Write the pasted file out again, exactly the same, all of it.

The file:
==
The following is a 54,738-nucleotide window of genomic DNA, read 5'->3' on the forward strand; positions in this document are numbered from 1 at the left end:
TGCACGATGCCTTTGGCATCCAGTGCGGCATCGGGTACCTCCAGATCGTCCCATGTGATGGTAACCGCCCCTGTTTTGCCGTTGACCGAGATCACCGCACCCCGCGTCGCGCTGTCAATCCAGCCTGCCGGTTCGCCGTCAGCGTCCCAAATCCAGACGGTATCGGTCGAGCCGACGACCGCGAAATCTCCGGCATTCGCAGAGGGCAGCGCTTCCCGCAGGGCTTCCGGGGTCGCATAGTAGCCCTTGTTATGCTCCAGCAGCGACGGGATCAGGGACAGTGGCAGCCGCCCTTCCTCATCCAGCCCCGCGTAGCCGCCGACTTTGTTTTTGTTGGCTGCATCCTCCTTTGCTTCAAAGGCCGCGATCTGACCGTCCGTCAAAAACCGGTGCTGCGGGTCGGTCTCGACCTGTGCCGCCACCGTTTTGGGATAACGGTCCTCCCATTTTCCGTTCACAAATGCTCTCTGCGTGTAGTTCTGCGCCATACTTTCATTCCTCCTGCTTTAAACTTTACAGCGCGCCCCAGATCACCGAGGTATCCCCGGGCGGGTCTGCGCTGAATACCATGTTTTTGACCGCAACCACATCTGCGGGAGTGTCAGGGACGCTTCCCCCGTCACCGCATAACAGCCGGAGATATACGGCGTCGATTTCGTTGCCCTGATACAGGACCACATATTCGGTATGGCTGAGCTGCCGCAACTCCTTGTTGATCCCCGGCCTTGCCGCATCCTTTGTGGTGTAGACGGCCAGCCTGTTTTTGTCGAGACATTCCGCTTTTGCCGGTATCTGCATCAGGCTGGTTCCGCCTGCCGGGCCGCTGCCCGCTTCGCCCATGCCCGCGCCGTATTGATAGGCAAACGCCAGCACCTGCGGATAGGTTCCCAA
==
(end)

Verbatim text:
The following is a 54,738-nucleotide window of genomic DNA, read 5'->3' on the forward strand; positions in this document are numbered from 1 at the left end:
TGCACGATGCCTTTGGCATCCAGTGCGGCATCGGGTACCTCCAGATCGTCCCATGTGATGGTAACCGCCCCTGTTTTGCCGTTGACCGAGATCACCGCACCCCGCGTCGCGCTGTCAATCCAGCCTGCCGGTTCGCCGTCAGCGTCCCAAATCCAGACGGTATCGGTCGAGCCGACGACCGCGAAATCTCCGGCATTCGCAGAGGGCAGCGCTTCCCGCAGGGCTTCCGGGGTCGCATAGTAGCCCTTGTTATGCTCCAGCAGCGACGGGATCAGGGACAGTGGCAGCCGCCCTTCCTCATCCAGCCCCGCGTAGCCGCCGACTTTGTTTTTGTTGGCTGCATCCTCCTTTGCTTCAAAGGCCGCGATCTGACCGTCCGTCAAAAACCGGTGCTGCGGGTCGGTCTCGACCTGTGCCGCCACCGTTTTGGGATAACGGTCCTCCCATTTTCCGTTCACAAATGCTCTCTGCGTGTAGTTCTGCGCCATACTTTCATTCCTCCTGCTTTAAACTTTACAGCGCGCCCCAGATCACCGAGGTATCCCCGGGCGGGTCTGCGCTGAATACCATGTTTTTGACCGCAACCACATCTGCGGGAGTGTCAGGGACGCTTCCCCCGTCACCGCATAACAGCCGGAGATATACGGCGTCGATTTCGTTGCCCTGATACAGGACCACATATTCGGTATGGCTGAGCTGCCGCAACTCCTTGTTGATCCCCGGCCTTGCCGCATCCTTTGTGGTGTAGACGGCCAGCCTGTTTTTGTCGAGACATTCCGCTTTTGCCGGTATCTGCATCAGGCTGGTTCCGCCTGCCGGGCCGCTGCCCGCTTCGCCCATGCCCGCGCCGTATTGATAGGCAAACGCCAGCACCTGCGGATAGGTTCCCAA